Skift Take

It remains to be seen how much of the future of travel booking will be based around mobile messaging and service. But it does seem reasonable to expect a hybrid of traditional personal service and digital do-it-yourself accessibility to appeal to many travelers going forward.

Many say that online travel booking sites like Expedia and metasearch services such as Kayak have essentially killed the traditional travel agent over the last 20 years.

In addition to online booking going mainstream, the disappearance of agent commissions for air ticket bookings and travel information becoming readily available online contributed to this downturn as well.

Statistics bear out this staggering decline: There were about 117,000 travel agents in the U.S. in 1997, and just 74,100 still active in 2014, according to the Bureau of Labor Statistics’ Occupational Outlook Handbook. Travel agent employment is also set to decline by another 12 percent from 2014 to 2024.

For those agencies left standing, the challenge isn’t how to survive. Smart players are looking to the future of consumer habits and technology usage provide better service than their online peers.

Today, travel agency consortia are beginning to partner with digital booking tools as part of a new wave of computer-assisted travel services.

Paul English’s new mobile-only travel service Lola has enrolled with luxury travel agency group Virtuoso as a travel agency member in what amounts to a rapprochement between competitors in the crowded travel services’ sector.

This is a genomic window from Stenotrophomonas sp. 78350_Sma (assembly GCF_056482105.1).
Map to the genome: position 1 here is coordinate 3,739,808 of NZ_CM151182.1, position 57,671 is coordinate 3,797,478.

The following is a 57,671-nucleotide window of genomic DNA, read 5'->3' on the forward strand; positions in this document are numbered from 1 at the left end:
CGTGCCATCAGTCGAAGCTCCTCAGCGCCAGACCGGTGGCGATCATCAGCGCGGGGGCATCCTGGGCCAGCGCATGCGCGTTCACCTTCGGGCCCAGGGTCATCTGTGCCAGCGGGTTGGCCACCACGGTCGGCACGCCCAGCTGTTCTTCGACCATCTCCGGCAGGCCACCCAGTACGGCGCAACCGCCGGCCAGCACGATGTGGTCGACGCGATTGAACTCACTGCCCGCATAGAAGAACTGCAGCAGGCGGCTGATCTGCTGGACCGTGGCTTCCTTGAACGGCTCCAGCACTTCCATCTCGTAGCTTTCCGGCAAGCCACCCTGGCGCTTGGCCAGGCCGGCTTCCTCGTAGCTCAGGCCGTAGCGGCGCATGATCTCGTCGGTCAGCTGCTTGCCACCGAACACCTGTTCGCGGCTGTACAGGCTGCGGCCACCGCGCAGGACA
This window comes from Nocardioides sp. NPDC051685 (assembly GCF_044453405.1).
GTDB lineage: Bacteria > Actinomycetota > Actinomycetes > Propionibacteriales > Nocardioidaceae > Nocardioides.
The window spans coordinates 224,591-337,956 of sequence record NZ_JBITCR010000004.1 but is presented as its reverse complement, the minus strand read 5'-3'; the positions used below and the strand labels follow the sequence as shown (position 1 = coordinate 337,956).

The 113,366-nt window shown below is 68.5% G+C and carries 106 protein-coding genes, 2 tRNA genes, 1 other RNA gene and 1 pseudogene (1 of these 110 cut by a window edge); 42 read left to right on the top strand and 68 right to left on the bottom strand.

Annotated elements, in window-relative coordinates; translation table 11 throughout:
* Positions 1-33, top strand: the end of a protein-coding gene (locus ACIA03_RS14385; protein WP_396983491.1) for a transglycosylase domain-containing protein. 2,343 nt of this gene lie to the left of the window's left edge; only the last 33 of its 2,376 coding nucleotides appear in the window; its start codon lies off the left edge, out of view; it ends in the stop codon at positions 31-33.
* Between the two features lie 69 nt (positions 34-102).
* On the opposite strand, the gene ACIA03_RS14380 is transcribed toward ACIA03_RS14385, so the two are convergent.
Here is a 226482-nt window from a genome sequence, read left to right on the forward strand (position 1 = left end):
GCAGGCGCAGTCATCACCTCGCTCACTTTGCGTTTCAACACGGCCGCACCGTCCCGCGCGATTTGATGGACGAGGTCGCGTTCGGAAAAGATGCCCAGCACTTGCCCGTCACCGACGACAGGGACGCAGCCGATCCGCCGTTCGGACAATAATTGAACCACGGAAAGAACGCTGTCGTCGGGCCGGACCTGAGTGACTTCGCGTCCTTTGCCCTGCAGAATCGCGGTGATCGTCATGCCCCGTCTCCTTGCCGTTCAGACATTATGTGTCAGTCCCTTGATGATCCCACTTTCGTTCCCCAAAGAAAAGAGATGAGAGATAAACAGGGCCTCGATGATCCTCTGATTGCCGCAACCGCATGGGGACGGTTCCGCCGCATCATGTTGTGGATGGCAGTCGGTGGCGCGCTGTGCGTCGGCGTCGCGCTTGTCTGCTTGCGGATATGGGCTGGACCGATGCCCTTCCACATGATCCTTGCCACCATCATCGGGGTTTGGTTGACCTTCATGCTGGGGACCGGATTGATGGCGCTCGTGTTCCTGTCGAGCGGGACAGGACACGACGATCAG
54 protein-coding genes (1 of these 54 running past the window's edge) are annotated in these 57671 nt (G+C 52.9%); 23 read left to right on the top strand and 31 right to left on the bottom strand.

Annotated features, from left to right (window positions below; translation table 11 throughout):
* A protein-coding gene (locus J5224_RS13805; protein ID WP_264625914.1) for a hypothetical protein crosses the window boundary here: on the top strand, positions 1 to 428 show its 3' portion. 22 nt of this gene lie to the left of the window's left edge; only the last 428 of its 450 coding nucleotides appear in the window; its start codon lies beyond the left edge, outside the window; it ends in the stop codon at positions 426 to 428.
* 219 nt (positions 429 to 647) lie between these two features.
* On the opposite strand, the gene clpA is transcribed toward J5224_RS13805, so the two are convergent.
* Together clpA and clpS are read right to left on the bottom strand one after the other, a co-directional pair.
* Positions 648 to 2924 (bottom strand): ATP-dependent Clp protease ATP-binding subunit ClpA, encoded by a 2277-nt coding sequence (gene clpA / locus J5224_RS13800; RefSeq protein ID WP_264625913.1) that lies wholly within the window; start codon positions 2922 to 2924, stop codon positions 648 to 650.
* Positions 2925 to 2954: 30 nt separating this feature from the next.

Lola’s chief marketing officer Robert Birge said this week that the partnership was mainly driven by the company’s interest in access to Virtuoso’s network of luxury hotels, including the perks for guests that comes with it. American Express’ Fine Hotels & Resorts was another partnership option.

English and Birge worked together at Kayak, of which English is a co-founder.

Lola is now in talks with potential airline partners, as well.

Despite its travel technology bonafides and approximately $20 million in seed funding, Lola is likely facing a conundrum that affects most small travel agencies.

With only 15 agents on staff, the company can only place a limited number of bookings with its travel partners. This means the company can’t get preferred rates and access to high-demand hotel inventory that bigger players get.

Like many traditional travel agencies, Lola has signed on with a bigger consortium that provides purchasing power alongside other resources like training materials for staff and trip-focused technology tools.

For Virtuoso, the partnership helps pad the consortium’s reputation for being on the forefront of travel technology. The company’s Virtuoso Incubator program has taken a startup-like approach to improving both consumer-facing and behind-the-scenes travel technology.

Birge also told Skift in an email that Lola has no plans yet to share its proprietary technology with Virtuoso.

“We do not have any current plans to test our technology with partners,” Birge wrote. “We’re focused on developing our service. We’re excited about joining Virtuoso and learning from them and their other member agencies.”

For the time being, we’ll be watching to see how a mobile-focused travel company like Lola will gel alongside traditional luxury travel agencies. One thing is for sure, though: The traditional travel agency model is primed for change.

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Tags: lola, travel agents, Virtuoso

Photo credit: Lola's messaging-based travel booking service. Skift / Lola

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